The very title of this book will have a polarizing effect; people passionate about the “cause” so to speak will read it with annoying vehemence, the happy meat-gobblers among us will quite possibly smirk/scoff/shake their heads and walk away. This is a problem. Because, this is a book for both the aforementioned extremes, and all the middles. Eating Animals should be required reading for every adult.
I simply wanted to know – for myself and my family – what meat is. Where does it come from? How is it produced? What are the economic, social and environmental effects? Are there animals that it is straightforwardly right to eat? Are there situations in which not eating animals is wrong?
WHY IS THIS BOOK NOT WHAT YOU THINK?:
The book features interviews of animal rights workers, farmers, owners of slaughterhouses and chicken farms, workers in these places, and government animal rights officers. Vegans, vegetarians, and meat-lovers, and undecided half-and-halfs. It’s not simply a recitation of statistics and facts. It presents the whole picture from the points of view of all the arguing sides.
It must be truly difficult to write an unbiased book on a topic which you have strong opinions on. Foer achieved that in Eating Animals to an impressive extent. Most articles or documentries on non-vegetarianism and vegetarianism have been created explicitly to convert people to one side, or to defend another. The objective of Eating Animals by Jonathan Safran Foer is to start an open, non-defensive, unoffensive discourse on our diet.
Food in our society has far greater significance than as the means to survival – food is built into tradition and custom, food is family and emotion, and so, food is important. Aren’t your childhood memories generously sprinkled with grandma’s recipes and home-cooked meals? Its societal significance is part of the reason we are so reluctant to consider whether what we eat is actually what we should be eating. But chew on this, less than a hundred years ago, the “necessary evil” tag was also given to slavery.
Foer tells us in no uncertain terms that it is immaterial whether we like animals, whether we eat meat, whether we are vegetarian for health or for moral reasons, whether our religion goes against the practice of meat-eating. There is something wrong in the existing system of animal farming, something that is more important than beliefs and choices. And factory farmers and animal slaughterhouses profit on our willing ignorance, our neglectful silence on the topic of cruelty in the animal husbandry.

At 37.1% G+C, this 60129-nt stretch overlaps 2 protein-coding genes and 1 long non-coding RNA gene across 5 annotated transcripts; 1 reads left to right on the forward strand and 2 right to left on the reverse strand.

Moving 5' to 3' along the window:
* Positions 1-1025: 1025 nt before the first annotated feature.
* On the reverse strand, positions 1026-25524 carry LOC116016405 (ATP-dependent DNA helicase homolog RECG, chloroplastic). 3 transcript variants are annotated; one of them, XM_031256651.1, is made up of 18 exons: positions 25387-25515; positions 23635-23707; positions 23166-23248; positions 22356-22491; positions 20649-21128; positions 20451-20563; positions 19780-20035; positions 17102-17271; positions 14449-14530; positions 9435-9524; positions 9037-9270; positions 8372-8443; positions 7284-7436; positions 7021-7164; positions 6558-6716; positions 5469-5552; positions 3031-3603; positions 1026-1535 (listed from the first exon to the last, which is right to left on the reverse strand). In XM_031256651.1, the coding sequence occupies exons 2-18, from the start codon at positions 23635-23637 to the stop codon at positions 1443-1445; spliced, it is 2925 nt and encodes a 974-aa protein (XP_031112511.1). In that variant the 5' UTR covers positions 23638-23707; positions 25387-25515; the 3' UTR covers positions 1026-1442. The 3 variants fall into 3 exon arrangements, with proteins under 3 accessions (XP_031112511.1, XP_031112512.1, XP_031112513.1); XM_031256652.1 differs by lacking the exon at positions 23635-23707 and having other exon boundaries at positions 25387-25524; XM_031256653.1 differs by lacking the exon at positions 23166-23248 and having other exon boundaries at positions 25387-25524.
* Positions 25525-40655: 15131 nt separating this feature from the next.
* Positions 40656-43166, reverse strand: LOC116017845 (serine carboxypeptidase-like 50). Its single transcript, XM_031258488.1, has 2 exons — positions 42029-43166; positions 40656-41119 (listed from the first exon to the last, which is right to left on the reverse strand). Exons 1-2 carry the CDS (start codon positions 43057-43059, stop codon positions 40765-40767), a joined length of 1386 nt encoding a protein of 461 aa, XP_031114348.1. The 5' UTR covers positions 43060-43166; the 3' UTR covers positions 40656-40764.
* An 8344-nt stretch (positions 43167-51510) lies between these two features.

So, as a first step in a long process, in his book, Foer has started a conversation about eating animals. He hopes that the information he has brought to light in this book will help us unite, vegetarians and meat-eaters, in changing the worst parts of the animal farming process. Eating animals may be correct, or it may be wrong, but animal farms are undoubtedly wrong. Foe shows us that we cannot ignore what is on our plates any longer, just to protect each other’s egos and feelings, just in the name of tradition.
WHY IS FOER DIFFERENT FROM THE AVERAGE PRO-VEGAN-PREACHER?: For the longest time, Foer did not like animals. He found them to be a nuisance. It was when he got a pet dog that he first bonded with a vapid non-human beast. Even so, he often found the creature inexplicable and absurd. It was when he discovered that he was going to be a father that Foer first considered the possibility of being a vegetarian, as he began to wonder which tradition he would pass on to his child, as he considered the responsibility of parenthood and whether he knew enough of his own culture to educate another being in it.